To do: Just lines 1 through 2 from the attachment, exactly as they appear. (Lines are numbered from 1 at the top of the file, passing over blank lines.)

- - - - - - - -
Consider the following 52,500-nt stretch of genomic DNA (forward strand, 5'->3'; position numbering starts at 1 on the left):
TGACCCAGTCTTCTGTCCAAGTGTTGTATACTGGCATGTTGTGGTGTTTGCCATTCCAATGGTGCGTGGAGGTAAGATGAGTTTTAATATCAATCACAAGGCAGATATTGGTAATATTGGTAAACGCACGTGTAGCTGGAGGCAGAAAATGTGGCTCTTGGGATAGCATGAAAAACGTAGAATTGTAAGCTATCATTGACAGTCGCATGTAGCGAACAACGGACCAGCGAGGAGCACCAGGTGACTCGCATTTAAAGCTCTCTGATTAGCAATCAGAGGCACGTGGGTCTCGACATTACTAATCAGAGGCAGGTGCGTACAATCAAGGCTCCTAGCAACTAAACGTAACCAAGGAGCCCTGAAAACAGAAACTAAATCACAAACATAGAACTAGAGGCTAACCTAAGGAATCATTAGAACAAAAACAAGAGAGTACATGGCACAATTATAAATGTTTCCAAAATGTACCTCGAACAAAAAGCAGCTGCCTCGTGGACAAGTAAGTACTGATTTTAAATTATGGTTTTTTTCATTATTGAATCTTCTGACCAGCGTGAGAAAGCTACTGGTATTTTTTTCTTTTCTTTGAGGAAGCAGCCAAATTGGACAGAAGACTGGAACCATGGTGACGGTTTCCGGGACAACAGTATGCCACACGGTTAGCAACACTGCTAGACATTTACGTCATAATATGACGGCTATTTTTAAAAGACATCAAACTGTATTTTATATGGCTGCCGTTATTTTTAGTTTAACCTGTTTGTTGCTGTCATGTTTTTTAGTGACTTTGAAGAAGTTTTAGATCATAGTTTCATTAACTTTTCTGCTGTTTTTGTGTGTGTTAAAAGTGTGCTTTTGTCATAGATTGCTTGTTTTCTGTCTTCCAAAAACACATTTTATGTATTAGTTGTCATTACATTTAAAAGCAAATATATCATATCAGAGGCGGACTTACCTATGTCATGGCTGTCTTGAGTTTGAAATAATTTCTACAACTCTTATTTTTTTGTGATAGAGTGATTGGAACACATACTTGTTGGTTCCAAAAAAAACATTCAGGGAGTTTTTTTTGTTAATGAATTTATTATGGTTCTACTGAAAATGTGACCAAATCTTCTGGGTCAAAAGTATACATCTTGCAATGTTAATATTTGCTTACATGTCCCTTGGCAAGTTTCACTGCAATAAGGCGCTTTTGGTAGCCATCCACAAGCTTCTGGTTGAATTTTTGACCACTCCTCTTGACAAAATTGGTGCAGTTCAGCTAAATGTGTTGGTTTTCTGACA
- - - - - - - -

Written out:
Consider the following 52,500-nt stretch of genomic DNA (forward strand, 5'->3'; position numbering starts at 1 on the left):
TGACCCAGTCTTCTGTCCAAGTGTTGTATACTGGCATGTTGTGGTGTTTGCCATTCCAATGGTGCGTGGAGGTAAGATGAGTTTTAATATCAATCACAAGGCAGATATTGGTAATATTGGTAAACGCACGTGTAGCTGGAGGCAGAAAATGTGGCTCTTGGGATAGCATGAAAAACGTAGAATTGTAAGCTATCATTGACAGTCGCATGTAGCGAACAACGGACCAGCGAGGAGCACCAGGTGACTCGCATTTAAAGCTCTCTGATTAGCAATCAGAGGCACGTGGGTCTCGACATTACTAATCAGAGGCAGGTGCGTACAATCAAGGCTCCTAGCAACTAAACGTAACCAAGGAGCCCTGAAAACAGAAACTAAATCACAAACATAGAACTAGAGGCTAACCTAAGGAATCATTAGAACAAAAACAAGAGAGTACATGGCACAATTATAAATGTTTCCAAAATGTACCTCGAACAAAAAGCAGCTGCCTCGTGGACAAGTAAGTACTGATTTTAAATTATGGTTTTTTTCATTATTGAATCTTCTGACCAGCGTGAGAAAGCTACTGGTATTTTTTTCTTTTCTTTGAGGAAGCAGCCAAATTGGACAGAAGACTGGAACCATGGTGACGGTTTCCGGGACAACAGTATGCCACACGGTTAGCAACACTGCTAGACATTTACGTCATAATATGACGGCTATTTTTAAAAGACATCAAACTGTATTTTATATGGCTGCCGTTATTTTTAGTTTAACCTGTTTGTTGCTGTCATGTTTTTTAGTGACTTTGAAGAAGTTTTAGATCATAGTTTCATTAACTTTTCTGCTGTTTTTGTGTGTGTTAAAAGTGTGCTTTTGTCATAGATTGCTTGTTTTCTGTCTTCCAAAAACACATTTTATGTATTAGTTGTCATTACATTTAAAAGCAAATATATCATATCAGAGGCGGACTTACCTATGTCATGGCTGTCTTGAGTTTGAAATAATTTCTACAACTCTTATTTTTTTGTGATAGAGTGATTGGAACACATACTTGTTGGTTCCAAAAAAAACATTCAGGGAGTTTTTTTTGTTAATGAATTTATTATGGTTCTACTGAAAATGTGACCAAATCTTCTGGGTCAAAAGTATACATCTTGCAATGTTAATATTTGCTTACATGTCCCTTGGCAAGTTTCACTGCAATAAGGCGCTTTTGGTAGCCATCCACAAGCTTCTGGTTGAATTTTTGACCACTCCTCTTGACAAAATTGGTGCAGTTCAGCTAAATGTGTTGGTTTTCTGACA